The United Kingdom's international development policies must improve their support for capacity building in science and technology (S&T), says a parliamentary report.
While the UK's Department for International Development (DFID) has made efforts to integrate science into its work over the past eight years, more should be done, the Science and Technology Committee said in its report, 'Building scientific capacity for development', published last month (26 October).
The report says that DFID could better foster capacity for S&T in developing nations by implementing a range of measures, such as funding young researchers, establishing international science hubs and a network of chief scientific advisors in developing nations, and improving internal scientific expertise.
The document identified the merits and shortcomings of DFID's S&T capacity building activities, which a 2004 committee inquiry highlighted as an area of concern.
The report recognised that a better scientific culture now existed within DFID but urged the department to be more explicit about the importance of capacity building, and to improve its access to S&T expertise by employing more skilled staff and through contact with external scientific bodies.
Another top priority for DFID is to improve funding policies by, for example, providing greater clarity about how it funds low-cost programmes via independent organisations, and ensuring that initiatives that receive support become self-sustaining over time.
DFID should also adapt the Commonwealth Scholarship Commission (CSC), which provides awards for developing nation scientists at the start of their careers, to provide better post-qualification support to continue their research.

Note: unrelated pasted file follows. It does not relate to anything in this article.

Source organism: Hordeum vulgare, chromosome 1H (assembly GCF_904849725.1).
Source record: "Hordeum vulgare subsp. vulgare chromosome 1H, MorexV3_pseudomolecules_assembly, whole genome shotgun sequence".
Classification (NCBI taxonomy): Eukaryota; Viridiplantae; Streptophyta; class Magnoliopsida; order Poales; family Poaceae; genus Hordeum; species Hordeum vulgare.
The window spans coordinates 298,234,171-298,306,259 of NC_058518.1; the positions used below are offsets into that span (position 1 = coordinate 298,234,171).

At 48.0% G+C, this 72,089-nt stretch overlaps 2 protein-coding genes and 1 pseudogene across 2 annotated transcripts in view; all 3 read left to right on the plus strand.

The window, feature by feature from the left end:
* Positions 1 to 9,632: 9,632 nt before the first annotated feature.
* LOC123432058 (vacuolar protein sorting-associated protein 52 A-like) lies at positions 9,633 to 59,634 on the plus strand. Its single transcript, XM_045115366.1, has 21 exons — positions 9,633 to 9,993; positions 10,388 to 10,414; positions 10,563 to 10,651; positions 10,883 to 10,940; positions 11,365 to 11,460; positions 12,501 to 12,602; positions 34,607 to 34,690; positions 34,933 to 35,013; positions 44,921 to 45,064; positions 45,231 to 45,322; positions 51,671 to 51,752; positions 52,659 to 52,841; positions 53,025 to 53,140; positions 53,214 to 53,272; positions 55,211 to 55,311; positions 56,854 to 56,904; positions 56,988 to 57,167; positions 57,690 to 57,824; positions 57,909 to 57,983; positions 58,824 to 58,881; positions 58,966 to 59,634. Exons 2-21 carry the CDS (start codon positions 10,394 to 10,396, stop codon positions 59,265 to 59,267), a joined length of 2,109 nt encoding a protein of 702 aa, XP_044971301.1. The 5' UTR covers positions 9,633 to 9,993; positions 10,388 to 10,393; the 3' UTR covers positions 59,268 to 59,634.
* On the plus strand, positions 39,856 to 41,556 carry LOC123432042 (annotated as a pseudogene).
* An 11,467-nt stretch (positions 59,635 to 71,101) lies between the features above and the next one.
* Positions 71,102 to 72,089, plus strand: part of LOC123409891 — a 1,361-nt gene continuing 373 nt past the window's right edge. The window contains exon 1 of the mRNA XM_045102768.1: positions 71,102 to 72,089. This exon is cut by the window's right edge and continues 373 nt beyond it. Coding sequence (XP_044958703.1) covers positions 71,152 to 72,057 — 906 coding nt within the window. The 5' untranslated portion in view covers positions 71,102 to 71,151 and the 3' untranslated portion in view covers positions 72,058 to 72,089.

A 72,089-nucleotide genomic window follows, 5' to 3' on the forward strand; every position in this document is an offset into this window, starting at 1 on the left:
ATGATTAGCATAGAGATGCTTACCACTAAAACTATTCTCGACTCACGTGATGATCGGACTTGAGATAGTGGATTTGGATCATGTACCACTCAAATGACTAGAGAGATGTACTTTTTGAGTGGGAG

Funders such as DFID should also attempt to incentivise North–South collaboration by speeding up the rate at which projects produce publishable material.
Establishing more research hubs for DFID overseas staff, similar to existing centres in China and India, would help to address the disconnect between DFID London headquarters and its overseas offices.
Finally, DFID should also encourage developing nations to appoint chief scientific advisers, and to help build a strong international network for these advisers to share knowledge.
Peter Guthrie, professor of engineering for development at Cambridge University, United Kingdom, and a witness at the committee meeting, told SciDev.Net the report was "a genuine step forward" in improving S&T capacity building in development policy.
But he cautioned that DFID should not become overly fixated on capacity building without considering how it fits into a wider development context, including infrastructure provision.
For an integrated approach, DFID needs a drastic improvement in its scientific and engineering capacity, he added.
Although the "timely" report tackled most of the major issues, it was doubtful that it would have a real impact, said Hassan Virji, executive director of START, an organisation that promotes research-driven capacity building.
What the report lacks, he added, is a long-term strategy for implementing the deep structural changes within DFID, such as making science and engineering central to decision making, that would create an environment conducive to capacity building.
"To meet the demands of enhancing capacity requires a change in behaviour, which takes a long time," he told SciDev.Net.